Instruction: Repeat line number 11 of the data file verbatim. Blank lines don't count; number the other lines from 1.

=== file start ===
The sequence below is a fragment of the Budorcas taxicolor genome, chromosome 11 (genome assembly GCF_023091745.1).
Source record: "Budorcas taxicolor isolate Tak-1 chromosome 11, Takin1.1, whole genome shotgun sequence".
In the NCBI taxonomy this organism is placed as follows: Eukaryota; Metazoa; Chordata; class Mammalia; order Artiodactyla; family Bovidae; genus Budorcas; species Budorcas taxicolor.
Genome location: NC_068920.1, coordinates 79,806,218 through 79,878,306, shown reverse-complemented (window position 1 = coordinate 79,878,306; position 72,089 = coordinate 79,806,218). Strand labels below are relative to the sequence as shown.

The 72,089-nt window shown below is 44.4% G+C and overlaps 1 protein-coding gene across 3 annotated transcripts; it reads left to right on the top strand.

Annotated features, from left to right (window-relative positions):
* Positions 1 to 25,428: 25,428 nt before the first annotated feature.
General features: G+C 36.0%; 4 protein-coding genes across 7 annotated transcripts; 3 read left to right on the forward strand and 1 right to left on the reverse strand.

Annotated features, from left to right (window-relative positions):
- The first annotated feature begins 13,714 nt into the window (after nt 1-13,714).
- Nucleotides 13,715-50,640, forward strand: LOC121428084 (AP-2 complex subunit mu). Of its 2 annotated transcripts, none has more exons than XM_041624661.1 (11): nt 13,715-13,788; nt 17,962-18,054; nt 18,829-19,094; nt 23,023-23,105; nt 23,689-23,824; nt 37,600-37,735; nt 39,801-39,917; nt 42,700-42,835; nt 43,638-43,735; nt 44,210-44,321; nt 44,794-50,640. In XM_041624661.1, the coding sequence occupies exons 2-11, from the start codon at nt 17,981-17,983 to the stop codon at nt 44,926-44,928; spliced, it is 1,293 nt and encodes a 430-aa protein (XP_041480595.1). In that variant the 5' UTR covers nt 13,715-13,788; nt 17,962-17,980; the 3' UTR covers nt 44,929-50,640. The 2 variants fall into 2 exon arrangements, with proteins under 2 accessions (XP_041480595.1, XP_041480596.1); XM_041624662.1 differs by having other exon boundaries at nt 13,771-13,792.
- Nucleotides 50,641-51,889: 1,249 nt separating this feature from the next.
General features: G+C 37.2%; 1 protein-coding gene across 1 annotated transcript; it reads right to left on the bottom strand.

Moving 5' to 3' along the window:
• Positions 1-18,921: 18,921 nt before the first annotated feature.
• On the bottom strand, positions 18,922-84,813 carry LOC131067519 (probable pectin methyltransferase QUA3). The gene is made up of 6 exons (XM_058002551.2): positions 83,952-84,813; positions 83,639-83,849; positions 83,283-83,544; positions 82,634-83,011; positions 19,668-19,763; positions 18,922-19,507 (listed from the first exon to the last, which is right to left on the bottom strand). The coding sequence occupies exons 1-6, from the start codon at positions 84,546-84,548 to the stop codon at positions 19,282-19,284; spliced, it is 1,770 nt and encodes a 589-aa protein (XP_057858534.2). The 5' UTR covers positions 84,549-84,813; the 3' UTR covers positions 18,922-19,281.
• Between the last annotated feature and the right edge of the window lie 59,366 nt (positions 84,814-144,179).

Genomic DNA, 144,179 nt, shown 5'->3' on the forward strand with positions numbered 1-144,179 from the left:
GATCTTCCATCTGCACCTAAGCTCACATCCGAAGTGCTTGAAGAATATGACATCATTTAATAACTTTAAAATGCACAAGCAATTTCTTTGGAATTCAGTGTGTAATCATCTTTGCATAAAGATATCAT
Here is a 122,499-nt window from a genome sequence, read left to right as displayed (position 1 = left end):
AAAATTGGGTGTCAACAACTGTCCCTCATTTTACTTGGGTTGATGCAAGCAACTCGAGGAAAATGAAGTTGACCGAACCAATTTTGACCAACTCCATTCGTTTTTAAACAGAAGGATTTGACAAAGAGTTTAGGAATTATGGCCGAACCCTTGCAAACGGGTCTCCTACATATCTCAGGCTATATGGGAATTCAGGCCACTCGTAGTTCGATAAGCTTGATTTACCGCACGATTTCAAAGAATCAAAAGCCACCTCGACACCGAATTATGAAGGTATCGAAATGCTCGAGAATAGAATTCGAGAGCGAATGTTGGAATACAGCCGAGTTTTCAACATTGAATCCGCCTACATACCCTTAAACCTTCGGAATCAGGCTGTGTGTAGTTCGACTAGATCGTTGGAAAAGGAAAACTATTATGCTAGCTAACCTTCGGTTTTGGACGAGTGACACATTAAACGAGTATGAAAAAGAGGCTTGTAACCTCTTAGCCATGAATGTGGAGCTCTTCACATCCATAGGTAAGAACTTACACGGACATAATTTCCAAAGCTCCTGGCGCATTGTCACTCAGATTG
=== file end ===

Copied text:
- Nucleotides 13,715-50,640, forward strand: LOC121428084 (AP-2 complex subunit mu). Of its 2 annotated transcripts, none has more exons than XM_041624661.1 (11): nt 13,715-13,788; nt 17,962-18,054; nt 18,829-19,094; nt 23,023-23,105; nt 23,689-23,824; nt 37,600-37,735; nt 39,801-39,917; nt 42,700-42,835; nt 43,638-43,735; nt 44,210-44,321; nt 44,794-50,640. In XM_041624661.1, the coding sequence occupies exons 2-11, from the start codon at nt 17,981-17,983 to the stop codon at nt 44,926-44,928; spliced, it is 1,293 nt and encodes a 430-aa protein (XP_041480595.1). In that variant the 5' UTR covers nt 13,715-13,788; nt 17,962-17,980; the 3' UTR covers nt 44,929-50,640. The 2 variants fall into 2 exon arrangements, with proteins under 2 accessions (XP_041480595.1, XP_041480596.1); XM_041624662.1 differs by having other exon boundaries at nt 13,771-13,792.